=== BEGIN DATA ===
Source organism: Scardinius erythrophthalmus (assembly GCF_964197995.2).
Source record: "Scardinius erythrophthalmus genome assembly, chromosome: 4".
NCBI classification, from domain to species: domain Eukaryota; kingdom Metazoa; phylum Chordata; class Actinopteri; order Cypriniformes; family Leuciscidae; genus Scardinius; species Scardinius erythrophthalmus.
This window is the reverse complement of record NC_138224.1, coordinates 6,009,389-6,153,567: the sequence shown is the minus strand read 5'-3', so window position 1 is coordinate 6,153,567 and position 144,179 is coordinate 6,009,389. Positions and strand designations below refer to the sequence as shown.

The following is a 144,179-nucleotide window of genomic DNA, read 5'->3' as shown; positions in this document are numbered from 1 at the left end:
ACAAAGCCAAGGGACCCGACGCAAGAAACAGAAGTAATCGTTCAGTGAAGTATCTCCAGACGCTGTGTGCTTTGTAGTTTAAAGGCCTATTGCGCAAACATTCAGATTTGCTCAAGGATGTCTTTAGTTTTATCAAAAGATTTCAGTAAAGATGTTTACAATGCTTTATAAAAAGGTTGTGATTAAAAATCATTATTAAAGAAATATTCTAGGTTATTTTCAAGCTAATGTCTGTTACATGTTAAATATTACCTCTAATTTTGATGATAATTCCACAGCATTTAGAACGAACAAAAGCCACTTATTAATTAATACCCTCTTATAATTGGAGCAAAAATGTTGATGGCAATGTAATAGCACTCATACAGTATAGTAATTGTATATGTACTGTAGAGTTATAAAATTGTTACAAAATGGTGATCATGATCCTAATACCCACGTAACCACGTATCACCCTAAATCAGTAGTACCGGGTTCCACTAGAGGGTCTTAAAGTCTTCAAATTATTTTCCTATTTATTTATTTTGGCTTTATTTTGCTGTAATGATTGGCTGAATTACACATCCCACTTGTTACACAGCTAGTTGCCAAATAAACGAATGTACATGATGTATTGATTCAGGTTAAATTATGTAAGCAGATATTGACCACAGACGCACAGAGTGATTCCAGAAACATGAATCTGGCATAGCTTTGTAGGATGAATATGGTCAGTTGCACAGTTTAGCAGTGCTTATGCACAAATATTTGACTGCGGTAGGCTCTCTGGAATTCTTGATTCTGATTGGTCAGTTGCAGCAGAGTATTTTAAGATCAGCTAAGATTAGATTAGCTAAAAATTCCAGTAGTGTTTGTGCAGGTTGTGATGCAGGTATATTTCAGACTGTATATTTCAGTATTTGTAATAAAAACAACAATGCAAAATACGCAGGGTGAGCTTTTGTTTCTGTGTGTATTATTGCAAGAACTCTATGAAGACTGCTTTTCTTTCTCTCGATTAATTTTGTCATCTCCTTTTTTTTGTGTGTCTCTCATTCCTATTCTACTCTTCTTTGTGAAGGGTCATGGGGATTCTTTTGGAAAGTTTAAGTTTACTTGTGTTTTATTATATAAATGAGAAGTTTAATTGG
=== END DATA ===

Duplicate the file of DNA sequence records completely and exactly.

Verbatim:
Source organism: Scardinius erythrophthalmus (assembly GCF_964197995.2).
Source record: "Scardinius erythrophthalmus genome assembly, chromosome: 4".
NCBI classification, from domain to species: domain Eukaryota; kingdom Metazoa; phylum Chordata; class Actinopteri; order Cypriniformes; family Leuciscidae; genus Scardinius; species Scardinius erythrophthalmus.
This window is the reverse complement of record NC_138224.1, coordinates 6,009,389-6,153,567: the sequence shown is the minus strand read 5'-3', so window position 1 is coordinate 6,153,567 and position 144,179 is coordinate 6,009,389. Positions and strand designations below refer to the sequence as shown.

The following is a 144,179-nucleotide window of genomic DNA, read 5'->3' as shown; positions in this document are numbered from 1 at the left end:
ACAAAGCCAAGGGACCCGACGCAAGAAACAGAAGTAATCGTTCAGTGAAGTATCTCCAGACGCTGTGTGCTTTGTAGTTTAAAGGCCTATTGCGCAAACATTCAGATTTGCTCAAGGATGTCTTTAGTTTTATCAAAAGATTTCAGTAAAGATGTTTACAATGCTTTATAAAAAGGTTGTGATTAAAAATCATTATTAAAGAAATATTCTAGGTTATTTTCAAGCTAATGTCTGTTACATGTTAAATATTACCTCTAATTTTGATGATAATTCCACAGCATTTAGAACGAACAAAAGCCACTTATTAATTAATACCCTCTTATAATTGGAGCAAAAATGTTGATGGCAATGTAATAGCACTCATACAGTATAGTAATTGTATATGTACTGTAGAGTTATAAAATTGTTACAAAATGGTGATCATGATCCTAATACCCACGTAACCACGTATCACCCTAAATCAGTAGTACCGGGTTCCACTAGAGGGTCTTAAAGTCTTCAAATTATTTTCCTATTTATTTATTTTGGCTTTATTTTGCTGTAATGATTGGCTGAATTACACATCCCACTTGTTACACAGCTAGTTGCCAAATAAACGAATGTACATGATGTATTGATTCAGGTTAAATTATGTAAGCAGATATTGACCACAGACGCACAGAGTGATTCCAGAAACATGAATCTGGCATAGCTTTGTAGGATGAATATGGTCAGTTGCACAGTTTAGCAGTGCTTATGCACAAATATTTGACTGCGGTAGGCTCTCTGGAATTCTTGATTCTGATTGGTCAGTTGCAGCAGAGTATTTTAAGATCAGCTAAGATTAGATTAGCTAAAAATTCCAGTAGTGTTTGTGCAGGTTGTGATGCAGGTATATTTCAGACTGTATATTTCAGTATTTGTAATAAAAACAACAATGCAAAATACGCAGGGTGAGCTTTTGTTTCTGTGTGTATTATTGCAAGAACTCTATGAAGACTGCTTTTCTTTCTCTCGATTAATTTTGTCATCTCCTTTTTTTTGTGTGTCTCTCATTCCTATTCTACTCTTCTTTGTGAAGGGTCATGGGGATTCTTTTGGAAAGTTTAAGTTTACTTGTGTTTTATTATATAAATGAGAAGTTTAATTGG